Close this search box.

Visual Studio Optimizations

There are always a lot of posts about various add-ins, code snippets, macros, and other utilities that are designed to make you, the developer, more productive within Visual Studio as an editing environment. However, there seem to very few posts that talk about how to actually improve the performance of Visual Studio itself.

Browsing through some of the questions on Stack Overflow, I came across a thread asking this very question. There were a lot of non-answers, but one that definitively listed some settings that you can change which will help speed up Visual Studio. These changes are all available from the Options dialog (Tools –> Options):

  • Environment
    • General:
      • Disable “Animate environment tools”
    • Documents:
      • Disable “Detect when file is changed outside the environment”
    • Keyboard:
      • Remove the F1 key from the Help.F1Help command
    • Help\Online:
      • Set “When loading Help content” to “Try local first, then online” or “Try local only, not online”
    • Startup:
      • Change the “At startup” option to “Show empty environment”
  • Projects and Solutions
    • General:
      • Disable “Track Active Item in Solution Explorer”
  • Text Editor
    • General (for each language you want):
      • Disable “Navigation bar” (this is the toolbar that shows the objects and procedures drop down lists allowing you to choose a particular object in your code.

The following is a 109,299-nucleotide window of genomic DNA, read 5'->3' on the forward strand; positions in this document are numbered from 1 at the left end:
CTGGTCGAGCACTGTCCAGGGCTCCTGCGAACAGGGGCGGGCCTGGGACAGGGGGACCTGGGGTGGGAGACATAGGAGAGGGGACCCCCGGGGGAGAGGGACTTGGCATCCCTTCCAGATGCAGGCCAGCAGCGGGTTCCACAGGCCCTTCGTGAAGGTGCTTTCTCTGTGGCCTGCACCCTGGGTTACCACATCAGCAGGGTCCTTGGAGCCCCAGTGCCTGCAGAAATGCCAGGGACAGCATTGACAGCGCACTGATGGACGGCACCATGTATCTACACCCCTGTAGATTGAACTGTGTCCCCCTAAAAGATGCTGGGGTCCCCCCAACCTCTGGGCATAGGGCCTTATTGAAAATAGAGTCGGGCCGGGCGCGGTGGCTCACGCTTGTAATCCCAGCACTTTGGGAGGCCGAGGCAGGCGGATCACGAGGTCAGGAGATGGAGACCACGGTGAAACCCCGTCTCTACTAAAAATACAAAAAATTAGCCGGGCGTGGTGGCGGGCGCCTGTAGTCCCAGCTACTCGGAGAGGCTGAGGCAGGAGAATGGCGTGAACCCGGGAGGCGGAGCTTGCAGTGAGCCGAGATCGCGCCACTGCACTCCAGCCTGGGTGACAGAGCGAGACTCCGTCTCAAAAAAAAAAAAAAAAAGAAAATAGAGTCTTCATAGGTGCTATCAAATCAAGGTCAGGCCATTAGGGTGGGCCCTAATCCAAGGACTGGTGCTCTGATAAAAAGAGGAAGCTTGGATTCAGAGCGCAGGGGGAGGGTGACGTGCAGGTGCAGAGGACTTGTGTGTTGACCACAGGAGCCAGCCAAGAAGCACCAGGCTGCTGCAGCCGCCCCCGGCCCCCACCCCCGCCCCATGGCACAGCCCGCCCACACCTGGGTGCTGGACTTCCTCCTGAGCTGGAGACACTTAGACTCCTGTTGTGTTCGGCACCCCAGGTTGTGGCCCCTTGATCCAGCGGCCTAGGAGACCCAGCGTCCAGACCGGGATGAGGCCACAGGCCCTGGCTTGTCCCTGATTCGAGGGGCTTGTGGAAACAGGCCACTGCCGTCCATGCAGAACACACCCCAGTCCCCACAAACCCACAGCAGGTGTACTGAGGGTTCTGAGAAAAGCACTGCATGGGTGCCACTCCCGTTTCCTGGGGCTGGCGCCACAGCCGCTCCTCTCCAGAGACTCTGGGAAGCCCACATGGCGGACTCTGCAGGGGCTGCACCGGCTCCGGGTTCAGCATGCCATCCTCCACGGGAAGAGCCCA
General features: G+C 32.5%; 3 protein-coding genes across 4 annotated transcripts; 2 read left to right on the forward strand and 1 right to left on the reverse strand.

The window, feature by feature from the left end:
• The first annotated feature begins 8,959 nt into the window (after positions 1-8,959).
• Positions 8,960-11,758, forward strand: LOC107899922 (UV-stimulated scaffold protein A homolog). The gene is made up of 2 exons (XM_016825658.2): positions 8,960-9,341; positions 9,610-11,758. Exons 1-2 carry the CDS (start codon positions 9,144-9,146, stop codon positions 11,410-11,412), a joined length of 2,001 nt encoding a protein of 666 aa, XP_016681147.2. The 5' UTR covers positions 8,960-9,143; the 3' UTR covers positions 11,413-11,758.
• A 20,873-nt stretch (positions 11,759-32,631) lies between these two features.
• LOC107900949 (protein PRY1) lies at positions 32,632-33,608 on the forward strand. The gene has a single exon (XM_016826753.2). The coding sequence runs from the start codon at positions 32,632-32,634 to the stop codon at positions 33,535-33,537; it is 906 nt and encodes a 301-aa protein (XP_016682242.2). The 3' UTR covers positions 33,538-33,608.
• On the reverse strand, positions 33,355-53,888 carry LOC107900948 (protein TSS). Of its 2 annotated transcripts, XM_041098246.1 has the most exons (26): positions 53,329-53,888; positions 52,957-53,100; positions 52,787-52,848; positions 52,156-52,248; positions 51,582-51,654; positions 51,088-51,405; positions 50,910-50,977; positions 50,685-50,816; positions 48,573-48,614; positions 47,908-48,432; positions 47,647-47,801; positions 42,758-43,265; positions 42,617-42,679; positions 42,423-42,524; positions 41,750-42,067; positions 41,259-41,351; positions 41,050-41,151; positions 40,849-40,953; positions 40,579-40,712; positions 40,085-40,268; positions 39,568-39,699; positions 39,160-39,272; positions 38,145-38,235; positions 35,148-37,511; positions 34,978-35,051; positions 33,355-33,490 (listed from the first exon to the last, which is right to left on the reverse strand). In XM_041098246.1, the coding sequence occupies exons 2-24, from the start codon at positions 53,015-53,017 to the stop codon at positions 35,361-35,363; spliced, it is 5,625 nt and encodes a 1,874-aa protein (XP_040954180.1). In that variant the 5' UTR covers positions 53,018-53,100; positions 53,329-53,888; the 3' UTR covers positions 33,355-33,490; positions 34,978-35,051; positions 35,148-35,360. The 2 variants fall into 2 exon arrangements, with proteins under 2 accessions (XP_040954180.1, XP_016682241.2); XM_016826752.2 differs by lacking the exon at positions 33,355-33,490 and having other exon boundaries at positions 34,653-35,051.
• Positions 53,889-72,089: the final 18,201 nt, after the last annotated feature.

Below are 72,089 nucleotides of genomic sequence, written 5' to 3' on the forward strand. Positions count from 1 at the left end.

• Disable “Track changes”
  • Windows Forms Designer
    • General:
      • Set “AutotoolboxPopulate” to false.
      • Set “EnableRefactoringOnRename” to false.

There is also one change that isn’t part of the Options dialog. If you have any code file that can be viewed in either a visual editor (like the Windows Forms editor) or a code editor, you can change the default editor by right clicking on the file and choosing the “Open With…” menu option. Select the program you want to use to open the file and click the “Set as Default” button. For example, doing this on a CSharp file (*.cs) and choosing the “CSharp Editor” as the default causes all code files (even classes that inherit from a visual element like Form) to open in the code editor not the designer. Don’t choose the editors that are listed as “with Encoding” as this will ask you for the encoding each time you open the file.

Technorati Tags: Visual Studio

This article is part of the GWB Archives. Original Author: Scott Dorman

Related Posts